Kurt Elling
Kurt Elling

Kurt Elling

About Kurt Elling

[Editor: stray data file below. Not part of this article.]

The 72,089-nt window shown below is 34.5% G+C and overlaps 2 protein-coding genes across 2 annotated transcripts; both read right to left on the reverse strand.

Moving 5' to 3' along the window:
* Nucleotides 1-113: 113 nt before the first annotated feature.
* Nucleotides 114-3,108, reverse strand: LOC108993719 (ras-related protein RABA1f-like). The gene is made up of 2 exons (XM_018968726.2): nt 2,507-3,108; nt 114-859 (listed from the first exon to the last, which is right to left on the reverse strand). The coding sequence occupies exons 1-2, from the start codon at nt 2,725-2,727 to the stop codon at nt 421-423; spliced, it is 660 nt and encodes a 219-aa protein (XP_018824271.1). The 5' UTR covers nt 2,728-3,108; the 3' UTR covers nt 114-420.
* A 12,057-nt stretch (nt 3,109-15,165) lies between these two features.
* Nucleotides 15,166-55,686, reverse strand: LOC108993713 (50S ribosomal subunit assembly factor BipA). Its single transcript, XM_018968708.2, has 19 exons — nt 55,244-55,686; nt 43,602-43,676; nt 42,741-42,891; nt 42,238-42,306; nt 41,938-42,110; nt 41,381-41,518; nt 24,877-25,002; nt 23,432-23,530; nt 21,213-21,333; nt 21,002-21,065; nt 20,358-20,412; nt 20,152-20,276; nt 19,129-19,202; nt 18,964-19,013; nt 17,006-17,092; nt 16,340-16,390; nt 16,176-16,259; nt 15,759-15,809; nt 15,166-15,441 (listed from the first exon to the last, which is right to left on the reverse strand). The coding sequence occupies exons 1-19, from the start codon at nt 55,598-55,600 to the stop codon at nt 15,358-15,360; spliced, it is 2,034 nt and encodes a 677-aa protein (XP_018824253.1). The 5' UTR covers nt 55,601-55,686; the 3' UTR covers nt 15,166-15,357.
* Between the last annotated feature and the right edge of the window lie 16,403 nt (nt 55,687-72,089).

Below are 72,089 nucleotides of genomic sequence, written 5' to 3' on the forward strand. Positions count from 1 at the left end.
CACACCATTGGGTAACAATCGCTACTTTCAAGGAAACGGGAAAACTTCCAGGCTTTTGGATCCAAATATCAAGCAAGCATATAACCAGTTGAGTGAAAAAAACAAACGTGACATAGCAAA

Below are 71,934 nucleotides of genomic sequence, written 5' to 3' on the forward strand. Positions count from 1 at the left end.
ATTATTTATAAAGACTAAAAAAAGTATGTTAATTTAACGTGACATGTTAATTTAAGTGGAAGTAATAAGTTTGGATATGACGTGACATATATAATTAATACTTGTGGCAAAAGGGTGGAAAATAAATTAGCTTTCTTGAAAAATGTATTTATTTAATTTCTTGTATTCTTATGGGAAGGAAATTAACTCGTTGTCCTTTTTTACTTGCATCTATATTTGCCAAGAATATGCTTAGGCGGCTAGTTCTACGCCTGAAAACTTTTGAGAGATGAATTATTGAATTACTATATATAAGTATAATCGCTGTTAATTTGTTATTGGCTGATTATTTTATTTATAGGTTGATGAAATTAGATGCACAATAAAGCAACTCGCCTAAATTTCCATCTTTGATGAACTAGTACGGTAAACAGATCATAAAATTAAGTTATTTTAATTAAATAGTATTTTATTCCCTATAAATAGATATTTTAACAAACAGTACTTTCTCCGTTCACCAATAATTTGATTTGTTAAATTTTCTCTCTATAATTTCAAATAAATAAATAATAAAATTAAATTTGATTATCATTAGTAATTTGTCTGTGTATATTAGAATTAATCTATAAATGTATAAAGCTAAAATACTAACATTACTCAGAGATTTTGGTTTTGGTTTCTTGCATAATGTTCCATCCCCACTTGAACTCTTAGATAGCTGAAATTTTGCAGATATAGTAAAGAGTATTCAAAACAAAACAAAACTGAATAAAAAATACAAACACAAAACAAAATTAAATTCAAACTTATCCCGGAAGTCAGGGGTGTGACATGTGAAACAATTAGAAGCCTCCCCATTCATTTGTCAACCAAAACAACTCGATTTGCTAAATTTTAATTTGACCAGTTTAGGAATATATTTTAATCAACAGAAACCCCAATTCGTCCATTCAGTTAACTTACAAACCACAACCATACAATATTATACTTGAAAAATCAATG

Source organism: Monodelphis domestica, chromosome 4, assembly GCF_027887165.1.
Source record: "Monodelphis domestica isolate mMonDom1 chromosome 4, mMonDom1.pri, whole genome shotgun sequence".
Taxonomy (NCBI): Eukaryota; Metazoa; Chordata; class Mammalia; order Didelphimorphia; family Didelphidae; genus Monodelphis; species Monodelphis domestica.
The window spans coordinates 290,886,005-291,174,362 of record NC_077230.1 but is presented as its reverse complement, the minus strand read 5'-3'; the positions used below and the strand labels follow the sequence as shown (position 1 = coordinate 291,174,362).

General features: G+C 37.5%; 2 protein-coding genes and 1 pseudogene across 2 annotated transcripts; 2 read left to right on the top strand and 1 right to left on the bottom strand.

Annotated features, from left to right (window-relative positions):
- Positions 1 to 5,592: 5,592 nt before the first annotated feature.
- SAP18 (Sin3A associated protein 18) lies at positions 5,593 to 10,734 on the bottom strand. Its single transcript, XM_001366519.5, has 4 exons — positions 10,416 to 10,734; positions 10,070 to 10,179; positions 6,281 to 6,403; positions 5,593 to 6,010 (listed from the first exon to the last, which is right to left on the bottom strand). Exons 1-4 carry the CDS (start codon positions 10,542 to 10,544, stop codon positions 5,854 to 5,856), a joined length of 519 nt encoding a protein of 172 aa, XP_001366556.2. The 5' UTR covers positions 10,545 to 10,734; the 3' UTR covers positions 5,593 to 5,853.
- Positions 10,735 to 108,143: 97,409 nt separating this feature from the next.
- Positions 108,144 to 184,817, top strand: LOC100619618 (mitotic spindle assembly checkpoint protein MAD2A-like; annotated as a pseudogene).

A highly adept singer and writer who possesses a resonant baritone and four-octave range, Kurt Elling has won a global fan base, numerous awards, and countless accolades for his distinctive brand of vocal jazz. Given the depth and vision of his recordings and his theatrical performance style, an Elling concert can contain ranting, beat poetry, dramatically sung readings of Garcia Lorca and Rainier Maria Rilke, and tunes by Ellington, Cole Porter, Johnny Mercer, and the Beatles, complete with hard-swinging scat. He first captured the attention of critics with his 1995 Grammy-nominated Blue Note debut Close Your Eyes, which included his vocalese reading of Wayne Shorter's "Dolores Dream." Elling debuted on the Concord label with 2007's Nightmoves, which wove together poems by Walt Whitman and Theodore Roethke with works from composers including Michael Franks, Antonio Carlos Jobim, and Ellington. He finally won a Grammy, after eight nominations, for Best Jazz Vocal Album with 2009's live date Dedicated to You: Kurt Elling Sings the Music of Coltrane and Hartman. In 2016, Elling fronted the Branford Marsalis Quartet on Upward Spiral, and the pair continued working together on tour and in the studio for 2018's Grammy-nominated The Questions, which included a thoroughly revisioned, suite-like take on Bob Dylan's "A Hard Rain's A-Gonna Fall."